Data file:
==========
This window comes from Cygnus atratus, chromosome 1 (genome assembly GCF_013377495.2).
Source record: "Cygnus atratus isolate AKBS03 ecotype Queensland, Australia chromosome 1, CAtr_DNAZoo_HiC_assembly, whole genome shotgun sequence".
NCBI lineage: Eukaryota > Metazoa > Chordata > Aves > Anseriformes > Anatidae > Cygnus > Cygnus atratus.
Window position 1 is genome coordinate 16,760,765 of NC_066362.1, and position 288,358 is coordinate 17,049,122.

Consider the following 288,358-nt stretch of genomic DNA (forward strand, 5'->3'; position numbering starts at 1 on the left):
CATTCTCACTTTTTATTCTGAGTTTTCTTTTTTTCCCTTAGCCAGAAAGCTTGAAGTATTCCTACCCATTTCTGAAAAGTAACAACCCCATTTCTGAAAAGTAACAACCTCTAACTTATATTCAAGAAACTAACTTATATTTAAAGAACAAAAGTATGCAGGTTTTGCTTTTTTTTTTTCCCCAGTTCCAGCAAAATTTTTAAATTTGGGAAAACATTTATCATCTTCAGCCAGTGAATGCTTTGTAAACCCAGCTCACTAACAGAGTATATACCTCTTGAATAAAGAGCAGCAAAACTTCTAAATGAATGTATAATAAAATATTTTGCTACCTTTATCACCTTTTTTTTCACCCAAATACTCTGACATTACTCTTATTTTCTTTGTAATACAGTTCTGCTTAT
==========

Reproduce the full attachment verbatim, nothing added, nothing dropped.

This window comes from Cygnus atratus, chromosome 1 (genome assembly GCF_013377495.2).
Source record: "Cygnus atratus isolate AKBS03 ecotype Queensland, Australia chromosome 1, CAtr_DNAZoo_HiC_assembly, whole genome shotgun sequence".
NCBI lineage: Eukaryota > Metazoa > Chordata > Aves > Anseriformes > Anatidae > Cygnus > Cygnus atratus.
Window position 1 is genome coordinate 16,760,765 of NC_066362.1, and position 288,358 is coordinate 17,049,122.

Consider the following 288,358-nt stretch of genomic DNA (forward strand, 5'->3'; position numbering starts at 1 on the left):
CATTCTCACTTTTTATTCTGAGTTTTCTTTTTTTCCCTTAGCCAGAAAGCTTGAAGTATTCCTACCCATTTCTGAAAAGTAACAACCCCATTTCTGAAAAGTAACAACCTCTAACTTATATTCAAGAAACTAACTTATATTTAAAGAACAAAAGTATGCAGGTTTTGCTTTTTTTTTTTCCCCAGTTCCAGCAAAATTTTTAAATTTGGGAAAACATTTATCATCTTCAGCCAGTGAATGCTTTGTAAACCCAGCTCACTAACAGAGTATATACCTCTTGAATAAAGAGCAGCAAAACTTCTAAATGAATGTATAATAAAATATTTTGCTACCTTTATCACCTTTTTTTTCACCCAAATACTCTGACATTACTCTTATTTTCTTTGTAATACAGTTCTGCTTAT